30. 30. BPR: An example from the mortgage industry <ul><li>Home mortgage industry used IT to redesign mortgage application process </li></ul><ul><ul><li>BEFORE: 6- to 8-week process costing $3000 </li></ul></ul><ul><ul><li>AFTER: 1-week process costing $1000 </li></ul></ul><ul><ul><li>Replaced sequential tasks with “work cell” or team approach </li></ul></ul><ul><li>Work flow management: Process of streamlining business procedures so documents can be moved easily and efficiently </li></ul><ul><li>Large payoffs can result from redesigning business processes </li></ul><ul><li>Laudon and Laudon, 2010 </li></ul>
  31. 31. Redesigning Mortgage Processing in the United States: before BPR
  32. 32. Redesigning Mortgage Processing in the United States: after BPR
  33. 33. Success factors for BPR <ul><li>Strategic alignment with company’s strategy </li></ul><ul><ul><li>How the company may achieve its strategic goals through redesigning its processes </li></ul></ul><ul><li>Project definition and drivers </li></ul><ul><ul><li>All process aspects should be rethought under the new, appropriate scope </li></ul></ul><ul><ul><li>Use of modelling techniques </li></ul></ul><ul><li>Project Support </li></ul><ul><ul><li>Understanding human and organisational aspects </li></ul></ul><ul><ul><li>Top management support (strong and consistent involvement throughout) </li></ul></ul><ul><ul><li>Full involvement of stakeholders, for building a coalition for change </li></ul></ul><ul><ul><li>Rollout by business benefit not engineering sequence (make change according business benefits considering the new business design rather than just automating) </li></ul></ul><ul><ul><li>Effective change management (address cultural transformation) </li></ul></ul><ul><ul><li>Choosing an appropriate team </li></ul></ul><ul><ul><li>Communicating clearly </li></ul></ul><ul><ul><li>Training staff (developing new skills) </li></ul></ul>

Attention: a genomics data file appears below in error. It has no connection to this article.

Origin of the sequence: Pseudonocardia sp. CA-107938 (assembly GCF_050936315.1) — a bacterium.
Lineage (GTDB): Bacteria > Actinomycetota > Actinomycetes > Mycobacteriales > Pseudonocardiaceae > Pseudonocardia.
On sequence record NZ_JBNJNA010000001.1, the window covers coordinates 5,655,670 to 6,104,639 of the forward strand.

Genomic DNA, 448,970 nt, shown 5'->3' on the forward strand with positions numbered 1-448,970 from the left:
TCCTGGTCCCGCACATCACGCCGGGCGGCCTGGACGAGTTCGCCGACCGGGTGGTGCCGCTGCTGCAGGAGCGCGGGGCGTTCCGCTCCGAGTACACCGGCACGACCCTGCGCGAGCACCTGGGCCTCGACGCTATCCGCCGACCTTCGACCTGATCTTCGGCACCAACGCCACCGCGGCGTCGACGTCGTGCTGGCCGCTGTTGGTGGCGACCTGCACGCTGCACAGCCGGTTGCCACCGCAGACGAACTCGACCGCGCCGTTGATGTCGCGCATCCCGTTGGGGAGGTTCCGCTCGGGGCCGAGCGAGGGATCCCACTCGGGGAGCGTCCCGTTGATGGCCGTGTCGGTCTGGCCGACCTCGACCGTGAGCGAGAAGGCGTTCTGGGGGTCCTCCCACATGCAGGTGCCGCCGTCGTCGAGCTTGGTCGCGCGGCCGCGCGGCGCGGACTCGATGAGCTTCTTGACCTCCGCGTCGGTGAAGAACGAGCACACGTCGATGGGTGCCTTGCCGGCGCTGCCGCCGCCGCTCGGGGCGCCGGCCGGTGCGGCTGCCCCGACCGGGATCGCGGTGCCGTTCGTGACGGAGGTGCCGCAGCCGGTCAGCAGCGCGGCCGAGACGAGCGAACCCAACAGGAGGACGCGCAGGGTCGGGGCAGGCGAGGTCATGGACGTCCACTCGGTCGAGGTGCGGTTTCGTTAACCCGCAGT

34. 34. Reacting to change Who does benefit from changes? <ul><li>Change is a challenge to existing skills, technology, ways of working, relationships, and organisational culture. </li></ul><ul><li>These challenges trigger resistance to changes. Some reasons behind resistance: </li></ul><ul><ul><li>limited perspective or divergent perspective </li></ul></ul><ul><ul><li>lack of understanding and conflict with previous schemas and skills </li></ul></ul><ul><ul><li>changes and threats to power structures </li></ul></ul><ul><ul><li>perception that costs outweighs benefits </li></ul></ul><ul><ul><li>fear of failure; inadequacy; losses of jobs </li></ul></ul>
  35. 35. Systems from the enterprise perspective (more in lecture 8)
  36. 36. Alternative views on organisational change <ul><li>Organisational change is not planned or punctual, but emergent and continuous, as people interact with technology and processes in specific situations. </li></ul><ul><li>Plans are models, route maps, but not something that can be enact as thought initially. </li></ul><ul><li>Organisational change is not determined by technology implementation (technology per se does not bring change). </li></ul><ul><li>Organisational change requires continuous management, often in the form of improvisations. </li></ul><ul><li>Organisations adopt business models and structures that are legitimate in a given context and time (institutional approach). </li></ul><ul><li>Avgerou (2000), Ciborra and Associates (2000), DiMaggio and Powell (1991), and </li></ul><ul><li>Orlikowski (1996) </li></ul>